Create and deliver personalized experiences across digital properties at scale
Build engaging websites with intuitive web content management
Leverage a complete UI toolbox for web, mobile and desktop development
Build, protect and deploy apps across any platform and mobile device
Build mobile apps for iOS, Android and Windows Phone
Rapidly develop, manage and deploy business apps, delivered as SaaS in the cloud
Automate UI, load and performance testing for web, desktop and mobile
Host, deploy and scale Node.js, Java and .NET Core apps on premise or in the cloud
Optimize data integration with high-performance connectivity
Automate decision processes with a no-code business rules engine
Transform your businesses in order to survive in a completely digitized and connected world driven by software innovation.
Globally scale websites with innovative content management and infrastructure approaches
Content-focused web and mobile solution for empowering marketers
Faster, tailored mobile experiences for any device and data source
UX and app modernization to powerfully navigate today's digital landscape
Fuel agility with ever-ready applications, built in the cloud
Roger Voss, posting on JavaLobby gives what I believe a very pragmatic view of what LINQ means to not only Java, but to the broader developer community. His approach I think, is particularly appropriate: in the aftermath of what was an energetic JavaOne 2006, it's important to take a step back beyond the Ruby on Rails or EJB announcements and take a long hard look at the ubiquity a language advancement such as LINQ offers.
Microsoft is already on the their third CTP of the LINQ and associated technologies. Obviously there will be an adoption curve as people figure out what it means to their development efforts, but there is no room for the Java community to rest on their laurels. Both a discussion (current active on JavaLobby) on a equivalent development (or standardization) effort for the Java language, I hope will be brought to the fore. With a wide ranging, frank and well articulated discussion on this, ultimately will be to the benefit of both Java and .NET developers alike.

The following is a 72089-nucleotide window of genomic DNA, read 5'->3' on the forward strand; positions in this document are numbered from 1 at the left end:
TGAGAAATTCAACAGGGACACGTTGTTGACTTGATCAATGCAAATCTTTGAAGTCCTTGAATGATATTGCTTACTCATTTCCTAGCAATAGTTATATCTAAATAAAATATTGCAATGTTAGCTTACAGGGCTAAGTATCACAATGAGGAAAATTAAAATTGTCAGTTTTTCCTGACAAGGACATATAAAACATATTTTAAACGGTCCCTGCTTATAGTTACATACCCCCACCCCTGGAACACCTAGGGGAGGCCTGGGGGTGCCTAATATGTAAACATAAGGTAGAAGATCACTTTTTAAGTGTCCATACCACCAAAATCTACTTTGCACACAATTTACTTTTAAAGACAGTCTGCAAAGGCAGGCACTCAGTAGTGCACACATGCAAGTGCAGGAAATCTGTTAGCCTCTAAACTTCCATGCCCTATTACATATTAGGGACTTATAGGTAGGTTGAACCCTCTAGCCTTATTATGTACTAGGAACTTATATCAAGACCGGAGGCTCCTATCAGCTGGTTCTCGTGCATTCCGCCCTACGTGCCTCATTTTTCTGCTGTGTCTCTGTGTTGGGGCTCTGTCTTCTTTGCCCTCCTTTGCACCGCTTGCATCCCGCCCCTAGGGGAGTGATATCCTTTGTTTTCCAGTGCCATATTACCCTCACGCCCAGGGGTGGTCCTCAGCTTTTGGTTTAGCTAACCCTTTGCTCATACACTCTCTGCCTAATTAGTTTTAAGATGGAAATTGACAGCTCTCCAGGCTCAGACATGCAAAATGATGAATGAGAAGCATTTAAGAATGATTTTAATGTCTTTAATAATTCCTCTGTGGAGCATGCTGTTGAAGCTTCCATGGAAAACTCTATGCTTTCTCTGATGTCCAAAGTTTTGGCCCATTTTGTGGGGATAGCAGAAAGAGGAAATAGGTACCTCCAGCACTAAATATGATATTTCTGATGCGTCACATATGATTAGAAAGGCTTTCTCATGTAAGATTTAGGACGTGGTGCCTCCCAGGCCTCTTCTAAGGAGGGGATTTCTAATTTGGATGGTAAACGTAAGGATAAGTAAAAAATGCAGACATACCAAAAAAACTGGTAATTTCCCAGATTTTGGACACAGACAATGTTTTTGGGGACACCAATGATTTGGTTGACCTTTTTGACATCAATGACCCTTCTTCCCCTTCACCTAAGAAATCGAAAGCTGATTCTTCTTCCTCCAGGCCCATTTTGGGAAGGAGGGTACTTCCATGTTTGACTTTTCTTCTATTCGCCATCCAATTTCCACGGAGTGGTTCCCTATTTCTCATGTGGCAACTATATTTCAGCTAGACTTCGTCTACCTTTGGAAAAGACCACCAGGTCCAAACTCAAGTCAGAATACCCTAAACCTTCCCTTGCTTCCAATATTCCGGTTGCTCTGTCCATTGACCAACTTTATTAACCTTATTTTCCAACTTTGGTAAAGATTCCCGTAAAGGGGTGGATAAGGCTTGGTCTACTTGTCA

On one point, I do disagree with his assertion that "There will still just be XPath for XML, and nothing at all for in-memory object graphs. Tuples?". He should consider XQuery and what this means as significant bridge to providing the mechanics of LINQ for the Java platform. If the level of functionality offered in DataDirect XQuery, and the level of symmetry between the W3C XQuery language syntax and rules, you quickly see a strong correlation between the two. Check out Jonathan Robie's blog for more thoughts.
One way or the other, and I agree with Roger Voss on this : C# 3.0 and the next generation of the .NET Framework is poised to grab some major attention, or as Voss puts it "In the on-going saga of the Language Wars, Microsoft's new LINQ feature looks poised to kick butt and take names. For in the meantime, over in the Java community, EJB3 persistence and its portable query language syntax will be regarded as the height of Java technology for query."
View all posts from Jonathan Bruce on the Progress blog. Connect with us about all things application development and deployment, data integration and digital business.
Copyright © 2016, Progress Software Corporation and/or its subsidiaries or affiliates.
All Rights Reserved.
Progress, Telerik, and certain product names used herein are trademarks or registered trademarks of Progress Software Corporation and/or one of its subsidiaries or affiliates in the U.S. and/or other countries. See Trademarks or appropriate markings.